Marina Abramović: Part Warrior Queen, Part Suffering Christ

At its best, the artist’s London survey is a ferocious display of courage, while at its worst, it feels like a tribute act

BY Tom Morton in Exhibition Reviews | 04 OCT 23

On a low, coffin-sized screen in London’s Royal Academy of Arts (RA), silent footage plays of Marina Abramović lying back against a gallery floor, a human skeleton resting face-up atop her naked body. The pioneering Serbian performance artist gurns and groans as though her pale, bony burden were an assailant or perhaps a lover, her theatrically laboured breathing making it rise and fall in a trembling imitation of life. This video documents her durational work Nude with Skeleton (2002), which is re-enacted on a shelf installed above the screen by a young live performer trained by Abramović. Unlike the artist, her proxy doesn’t chew the scenery. A calm, almost meditative presence, she appears to have made peace with the heavy memento mori resting on her ribcage. Perhaps she’s simply learned to blot out all exterior stimuli until she can sit up and stretch. The work’s running time is 16 minutes. By the standards of Abramović’s performances – which can famously last days, weeks, even months – this is a mere blinking of the eye. 

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Marina Abramović, Rhythm 0, 1974. Performance; 6 hours. Studio Morra, Naples. Courtesy: Marina Abramović Archives; photograph: Donatelli Sbarra

Now 76, Abramović first employed younger performers to re-enact works from her oeuvre in her 2010 retrospective at MoMA, New York, the exhibition that transformed her from a celebrated art world figure into a global icon. Thousands of visitors (among them Lou Reed and Lady Gaga) queued daily to experience the show’s one new performance piece, The Artist is Present (2010). Those who made it to the front of the line were invited to sit down in a bare white gallery opposite Abramović, who would commune with them not through language, or gesture, but by staring deep into their eyes. Tears were shed, spiritual wounds were reportedly healed, and museum directors across the globe sensed box office gold. Fast forward to Abramović’s current, eponymously titled retrospective at the RA (incredibly, the first solo exhibition by a female artist in the Main Galleries of the institution), where the four live works on offer are all performed by youthful surrogates. The artist is present, here, only in a great hoard of videos and photographs documenting her historical performances, which comprise most of the show.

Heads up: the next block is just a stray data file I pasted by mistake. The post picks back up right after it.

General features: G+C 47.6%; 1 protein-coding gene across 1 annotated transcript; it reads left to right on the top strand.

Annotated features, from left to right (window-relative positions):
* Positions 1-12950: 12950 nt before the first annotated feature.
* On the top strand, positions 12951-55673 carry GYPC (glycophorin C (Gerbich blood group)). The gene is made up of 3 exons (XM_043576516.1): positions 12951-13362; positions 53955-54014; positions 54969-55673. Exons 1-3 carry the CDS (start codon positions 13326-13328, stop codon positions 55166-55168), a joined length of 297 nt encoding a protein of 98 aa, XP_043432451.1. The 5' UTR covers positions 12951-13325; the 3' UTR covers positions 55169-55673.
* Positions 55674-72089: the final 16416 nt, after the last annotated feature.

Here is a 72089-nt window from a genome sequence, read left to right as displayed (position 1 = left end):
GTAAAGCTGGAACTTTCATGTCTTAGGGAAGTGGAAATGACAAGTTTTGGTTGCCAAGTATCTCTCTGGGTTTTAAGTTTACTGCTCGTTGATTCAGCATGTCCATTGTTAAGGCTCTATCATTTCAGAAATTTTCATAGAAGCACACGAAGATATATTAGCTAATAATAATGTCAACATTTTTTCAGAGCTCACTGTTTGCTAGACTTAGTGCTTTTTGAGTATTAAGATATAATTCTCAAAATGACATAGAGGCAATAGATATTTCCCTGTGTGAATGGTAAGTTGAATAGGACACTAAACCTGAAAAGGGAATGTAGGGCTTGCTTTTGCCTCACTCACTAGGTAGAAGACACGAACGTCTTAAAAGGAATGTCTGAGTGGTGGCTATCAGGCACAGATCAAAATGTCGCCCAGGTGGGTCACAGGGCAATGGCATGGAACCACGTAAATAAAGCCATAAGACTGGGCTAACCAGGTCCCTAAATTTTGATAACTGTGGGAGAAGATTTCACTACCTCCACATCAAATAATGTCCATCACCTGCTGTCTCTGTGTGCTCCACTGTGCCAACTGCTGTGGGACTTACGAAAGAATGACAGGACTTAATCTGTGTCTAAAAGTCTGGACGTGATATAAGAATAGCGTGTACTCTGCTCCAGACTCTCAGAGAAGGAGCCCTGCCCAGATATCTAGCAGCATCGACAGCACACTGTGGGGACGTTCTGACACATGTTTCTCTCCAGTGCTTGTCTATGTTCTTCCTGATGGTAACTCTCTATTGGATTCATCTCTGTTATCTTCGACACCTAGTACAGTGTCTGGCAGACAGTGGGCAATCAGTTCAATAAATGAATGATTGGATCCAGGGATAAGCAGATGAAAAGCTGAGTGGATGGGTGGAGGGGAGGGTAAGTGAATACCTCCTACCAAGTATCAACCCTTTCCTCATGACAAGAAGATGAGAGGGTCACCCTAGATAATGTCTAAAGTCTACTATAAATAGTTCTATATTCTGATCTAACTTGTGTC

At her best, Abramović is elemental, inordinate, a blazing beacon of sometimes foolhardy personal courage and ferocious dedication to her chosen form. A long, altar-like table in the RA’s galleries supports 72 objects, ranging from lipstick and a hairbrush to chains, knives and a loaded gun. For her 1974 work Rhythm 0, the artist invited her audience to use these items on her body however they saw fit. A series of interactions that began with her being gently sprayed with perfume and gallantly offered a rose soon took a darker turn. Her clothes were ripped off, her skin was cut until she bled, and the performance was only called off when a man held the gun to her head. Almost 50 years on, it remains an intensely potent reminder of how willing human beings are to reduce bodies (particularly female bodies) to the status of objects, and of the ugliness of group dynamics when ethics are placed on pause. 

Marina Abramović / Ulay, The Lovers, Great Wall Walk, 1988, performance; 90 Days, the Great Wall of China. Courtesy: Marina Abramović Archives. © Marina Abramović / Ulay